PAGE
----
21. "Highly repetitive" ... you mean like every one of Jerry Goldsmith's scores? I think the term you mean is, "melody." Like it or not, Giacchino's theme is the theme of Star Trek at the moment. As a life-long fan of the franchise and the member of an orchestra for 8 years? I'm perfectly fine with it. I'd rather have this than the melody-less sonic wallpaper that Dennis McCarthy's churned out for Generations and endless TNG episodes. I think Tupperfan's just talking about the fact that the central motif is a little more subtly applied in Beyond, and I'd agree. It's Giacchino's best score yet for the franchise. As far as my ears can tell, he just gets better with each movie. As for McCarthy, he was only responding to requests for the producers (i.e. Berman). If he hadn't changed his style, he'd have been fired, just like Ron Jones was. Music for Trek, during that period, was subject to all kinds of external pressures. I'm no fan of the sonic wallpaper either, but I think McCarthy did a clever and amazingly diplomatic job of slowly turning things around again with both his scores for Generations and Deep Space Nine. It's McCarthy we have to thank for leading the way in allowing for many other composers with different styles to come on board for DS9 and Voyager. I was indeed talking about motif. The previous two movies made it sound like that main theme was the only thing you'd hear (and it wasn't the case). It was not criticizing the "melody" (thanks for the quotes, by the way :p) itself, which I enjoyed, but the fact that it reoccurred way too regularly in these movies, popping out grandiosely every time something heroic happened.. As for the sonic wallpaper of TNG's lore, much has been written and I agree with Robin Bland: it came from Berman. McCarthy's score for Generations, in my opinion, is really good and works well. The same can be said about DS9's intro. And regarding Jerry Goldsmith: If I prefer James Horner and Cliff Eidelman's (I'm ambivalent about Leonard Rosenman's score for Trek IV. Sometimes I like it, sometimes not, but it did fit that movie's atmosphere) Trek movie scores, and that we can't deny there was a decent amount of repetitiveness in his work, it wouldn't be fair to ignore that some of it comes from Trek producers again being a little cheap (and weird) and just re-using the same stuff all over again. As for the later Next Generation movies: Well yeah, after First Contact, we got it. But then, the whole movies were blah.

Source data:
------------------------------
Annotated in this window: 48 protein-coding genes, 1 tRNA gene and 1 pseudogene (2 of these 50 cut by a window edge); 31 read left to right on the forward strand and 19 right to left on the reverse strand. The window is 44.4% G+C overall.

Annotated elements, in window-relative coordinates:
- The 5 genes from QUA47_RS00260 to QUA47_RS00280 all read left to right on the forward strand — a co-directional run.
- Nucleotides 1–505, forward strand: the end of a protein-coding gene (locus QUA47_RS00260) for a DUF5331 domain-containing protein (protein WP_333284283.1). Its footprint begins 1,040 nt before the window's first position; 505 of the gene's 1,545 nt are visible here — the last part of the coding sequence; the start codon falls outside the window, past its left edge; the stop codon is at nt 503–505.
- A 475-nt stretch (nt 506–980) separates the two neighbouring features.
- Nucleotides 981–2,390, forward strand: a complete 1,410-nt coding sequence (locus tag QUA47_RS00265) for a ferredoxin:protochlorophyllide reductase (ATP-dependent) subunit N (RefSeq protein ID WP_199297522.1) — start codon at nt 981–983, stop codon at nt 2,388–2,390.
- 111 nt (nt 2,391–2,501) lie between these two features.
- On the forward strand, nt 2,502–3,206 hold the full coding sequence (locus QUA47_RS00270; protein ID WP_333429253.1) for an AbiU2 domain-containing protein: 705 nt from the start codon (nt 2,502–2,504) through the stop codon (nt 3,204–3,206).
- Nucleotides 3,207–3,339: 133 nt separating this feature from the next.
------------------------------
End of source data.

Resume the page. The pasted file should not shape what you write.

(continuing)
22. Your Gorn-inspired avatar image gives me an earworm of the TOS "fight" music (from Amok Time) every time again I see it. Well, that makes sense; the location where the pic was taken is Vasquez Rocks in California (northeast of L.A.). In addition to being the asteroid surface in Arena, the 'winking out' planet in Alternative Factor and countless other episodes, Vasquez Rocks also doubled as Vulcan in both ST09 and The Voyage Home... Let's just say I visited a lot of planets on one gas tank that day... Veridian III was a little farther, though.
  23. Speaking of orchestral score, I'm glad Michael Giacchino's highly repetitive theme and motif has been downplayed a little in Beyond; The same bombastic theme(in itself pretty good) was heard as a reprise way too many times in the first two Abrams movies.
  24. Pft, typical empty Reman threat! Know your place, scum!